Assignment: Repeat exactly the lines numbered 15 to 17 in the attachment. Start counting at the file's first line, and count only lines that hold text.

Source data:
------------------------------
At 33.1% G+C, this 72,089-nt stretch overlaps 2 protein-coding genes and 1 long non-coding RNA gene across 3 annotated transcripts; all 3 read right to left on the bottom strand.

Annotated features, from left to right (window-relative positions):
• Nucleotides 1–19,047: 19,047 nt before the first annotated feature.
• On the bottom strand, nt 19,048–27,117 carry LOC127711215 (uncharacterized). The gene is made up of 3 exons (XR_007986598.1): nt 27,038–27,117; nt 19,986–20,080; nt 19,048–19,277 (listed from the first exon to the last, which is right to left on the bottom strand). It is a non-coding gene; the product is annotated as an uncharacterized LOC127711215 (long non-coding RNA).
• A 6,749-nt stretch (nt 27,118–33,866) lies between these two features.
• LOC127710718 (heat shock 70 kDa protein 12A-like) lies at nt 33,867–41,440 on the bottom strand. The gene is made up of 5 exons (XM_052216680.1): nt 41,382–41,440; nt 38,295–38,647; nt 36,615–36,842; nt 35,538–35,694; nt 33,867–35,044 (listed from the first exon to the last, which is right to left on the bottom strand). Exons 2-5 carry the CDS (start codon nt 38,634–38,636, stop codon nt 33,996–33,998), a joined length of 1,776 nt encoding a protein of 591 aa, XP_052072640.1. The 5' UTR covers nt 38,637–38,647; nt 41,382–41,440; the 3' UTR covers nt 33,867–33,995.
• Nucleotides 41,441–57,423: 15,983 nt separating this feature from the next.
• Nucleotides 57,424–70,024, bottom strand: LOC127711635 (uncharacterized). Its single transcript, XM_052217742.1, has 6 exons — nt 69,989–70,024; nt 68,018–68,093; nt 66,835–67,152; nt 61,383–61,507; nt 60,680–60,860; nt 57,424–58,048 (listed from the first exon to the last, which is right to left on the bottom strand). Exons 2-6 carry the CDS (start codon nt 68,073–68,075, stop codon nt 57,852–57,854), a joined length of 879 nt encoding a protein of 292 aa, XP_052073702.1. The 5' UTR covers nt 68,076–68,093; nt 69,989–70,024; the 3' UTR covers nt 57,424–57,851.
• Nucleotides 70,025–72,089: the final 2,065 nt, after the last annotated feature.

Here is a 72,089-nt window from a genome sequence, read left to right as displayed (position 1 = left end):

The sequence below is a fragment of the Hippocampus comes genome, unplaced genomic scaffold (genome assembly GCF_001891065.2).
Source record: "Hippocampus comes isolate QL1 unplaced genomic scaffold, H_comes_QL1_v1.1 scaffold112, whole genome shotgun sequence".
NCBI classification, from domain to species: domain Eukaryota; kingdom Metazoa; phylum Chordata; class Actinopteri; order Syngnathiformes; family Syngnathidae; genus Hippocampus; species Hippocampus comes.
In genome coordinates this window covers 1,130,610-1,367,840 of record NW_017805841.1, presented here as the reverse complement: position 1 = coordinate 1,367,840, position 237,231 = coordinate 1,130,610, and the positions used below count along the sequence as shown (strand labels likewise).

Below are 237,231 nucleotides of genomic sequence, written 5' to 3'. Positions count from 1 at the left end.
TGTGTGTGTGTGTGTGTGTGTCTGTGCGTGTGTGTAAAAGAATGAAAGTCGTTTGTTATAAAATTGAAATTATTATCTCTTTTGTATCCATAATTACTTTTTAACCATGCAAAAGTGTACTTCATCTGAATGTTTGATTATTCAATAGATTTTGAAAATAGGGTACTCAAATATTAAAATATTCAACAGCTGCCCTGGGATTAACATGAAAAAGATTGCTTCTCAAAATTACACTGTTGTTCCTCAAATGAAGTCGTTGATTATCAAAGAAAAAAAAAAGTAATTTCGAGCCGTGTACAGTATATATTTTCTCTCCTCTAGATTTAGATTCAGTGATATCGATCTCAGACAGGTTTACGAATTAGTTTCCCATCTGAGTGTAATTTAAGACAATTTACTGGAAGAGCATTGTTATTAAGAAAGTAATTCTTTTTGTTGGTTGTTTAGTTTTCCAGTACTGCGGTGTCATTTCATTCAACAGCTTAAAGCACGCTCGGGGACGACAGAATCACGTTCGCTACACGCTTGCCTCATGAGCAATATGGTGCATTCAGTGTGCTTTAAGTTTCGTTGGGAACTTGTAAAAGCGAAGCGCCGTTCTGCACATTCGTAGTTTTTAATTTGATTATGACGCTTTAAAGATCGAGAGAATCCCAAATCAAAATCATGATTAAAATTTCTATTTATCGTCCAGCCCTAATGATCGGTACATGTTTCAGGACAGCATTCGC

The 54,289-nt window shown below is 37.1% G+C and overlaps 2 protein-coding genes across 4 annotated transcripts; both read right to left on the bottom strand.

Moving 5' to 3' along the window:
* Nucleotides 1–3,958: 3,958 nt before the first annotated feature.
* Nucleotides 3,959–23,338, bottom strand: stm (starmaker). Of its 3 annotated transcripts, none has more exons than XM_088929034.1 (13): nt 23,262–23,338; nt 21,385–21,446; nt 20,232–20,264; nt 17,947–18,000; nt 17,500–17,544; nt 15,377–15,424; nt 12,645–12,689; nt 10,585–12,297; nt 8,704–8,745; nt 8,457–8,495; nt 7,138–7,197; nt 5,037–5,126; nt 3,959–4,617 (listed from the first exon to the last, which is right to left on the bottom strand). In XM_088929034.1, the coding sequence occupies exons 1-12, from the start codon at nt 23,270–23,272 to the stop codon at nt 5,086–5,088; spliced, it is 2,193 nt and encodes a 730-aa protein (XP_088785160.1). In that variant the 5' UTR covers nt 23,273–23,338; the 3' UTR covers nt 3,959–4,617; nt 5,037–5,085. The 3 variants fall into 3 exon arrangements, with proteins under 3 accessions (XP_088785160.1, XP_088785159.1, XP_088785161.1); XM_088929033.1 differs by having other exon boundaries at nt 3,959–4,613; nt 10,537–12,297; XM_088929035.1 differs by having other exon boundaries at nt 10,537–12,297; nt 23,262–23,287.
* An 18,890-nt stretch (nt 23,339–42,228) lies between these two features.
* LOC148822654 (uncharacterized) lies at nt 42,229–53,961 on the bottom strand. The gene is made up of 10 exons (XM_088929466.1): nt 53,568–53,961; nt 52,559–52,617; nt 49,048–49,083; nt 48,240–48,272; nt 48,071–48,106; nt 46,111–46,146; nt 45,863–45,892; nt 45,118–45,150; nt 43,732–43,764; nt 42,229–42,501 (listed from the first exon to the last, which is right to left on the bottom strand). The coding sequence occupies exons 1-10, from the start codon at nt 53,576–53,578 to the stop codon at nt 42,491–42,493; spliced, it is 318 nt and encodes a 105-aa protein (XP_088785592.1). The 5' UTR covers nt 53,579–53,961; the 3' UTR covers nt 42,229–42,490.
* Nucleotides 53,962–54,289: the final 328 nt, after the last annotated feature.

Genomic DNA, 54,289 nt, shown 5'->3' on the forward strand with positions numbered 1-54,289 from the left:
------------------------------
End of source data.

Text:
Below are 237,231 nucleotides of genomic sequence, written 5' to 3'. Positions count from 1 at the left end.
TGTGTGTGTGTGTGTGTGTGTCTGTGCGTGTGTGTAAAAGAATGAAAGTCGTTTGTTATAAAATTGAAATTATTATCTCTTTTGTATCCATAATTACTTTTTAACCATGCAAAAGTGTACTTCATCTGAATGTTTGATTATTCAATAGATTTTGAAAATAGGGTACTCAAATATTAAAATATTCAACAGCTGCCCTGGGATTAACATGAAAAAGATTGCTTCTCAAAATTACACTGTTGTTCCTCAAATGAAGTCGTTGATTATCAAAGAAAAAAAAAAGTAATTTCGAGCCGTGTACAGTATATATTTTCTCTCCTCTAGATTTAGATTCAGTGATATCGATCTCAGACAGGTTTACGAATTAGTTTCCCATCTGAGTGTAATTTAAGACAATTTACTGGAAGAGCATTGTTATTAAGAAAGTAATTCTTTTTGTTGGTTGTTTAGTTTTCCAGTACTGCGGTGTCATTTCATTCAACAGCTTAAAGCACGCTCGGGGACGACAGAATCACGTTCGCTACACGCTTGCCTCATGAGCAATATGGTGCATTCAGTGTGCTTTAAGTTTCGTTGGGAACTTGTAAAAGCGAAGCGCCGTTCTGCACATTCGTAGTTTTTAATTTGATTATGACGCTTTAAAGATCGAGAGAATCCCAAATCAAAATCATGATTAAAATTTCTATTTATCGTCCAGCCCTAATGATCGGTACATGTTTCAGGACAGCATTCGC

The 54,289-nt window shown below is 37.1% G+C and overlaps 2 protein-coding genes across 4 annotated transcripts; both read right to left on the bottom strand.